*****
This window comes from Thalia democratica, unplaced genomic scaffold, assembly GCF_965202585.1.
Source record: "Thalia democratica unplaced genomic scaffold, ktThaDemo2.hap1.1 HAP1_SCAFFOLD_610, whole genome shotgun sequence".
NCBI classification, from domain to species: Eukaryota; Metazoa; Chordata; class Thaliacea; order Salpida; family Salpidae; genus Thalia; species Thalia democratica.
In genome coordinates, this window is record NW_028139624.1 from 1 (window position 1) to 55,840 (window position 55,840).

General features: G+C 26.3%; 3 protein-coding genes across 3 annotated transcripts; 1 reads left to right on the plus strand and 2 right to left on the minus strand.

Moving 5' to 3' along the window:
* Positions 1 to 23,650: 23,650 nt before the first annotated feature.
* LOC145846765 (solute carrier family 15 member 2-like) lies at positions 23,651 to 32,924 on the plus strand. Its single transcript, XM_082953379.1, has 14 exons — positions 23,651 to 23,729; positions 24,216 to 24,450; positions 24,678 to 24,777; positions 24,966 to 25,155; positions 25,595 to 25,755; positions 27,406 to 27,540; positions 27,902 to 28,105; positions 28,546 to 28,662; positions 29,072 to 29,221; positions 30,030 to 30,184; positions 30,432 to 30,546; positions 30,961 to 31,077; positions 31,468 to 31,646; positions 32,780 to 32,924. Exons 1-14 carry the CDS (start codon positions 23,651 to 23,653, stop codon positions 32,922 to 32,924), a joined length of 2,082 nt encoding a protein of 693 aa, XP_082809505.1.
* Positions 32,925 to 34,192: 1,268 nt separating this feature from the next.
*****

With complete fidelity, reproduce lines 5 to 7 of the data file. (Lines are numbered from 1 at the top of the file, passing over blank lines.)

General features: G+C 26.3%; 3 protein-coding genes across 3 annotated transcripts; 1 reads left to right on the plus strand and 2 right to left on the minus strand.

Moving 5' to 3' along the window:
* Positions 1 to 23,650: 23,650 nt before the first annotated feature.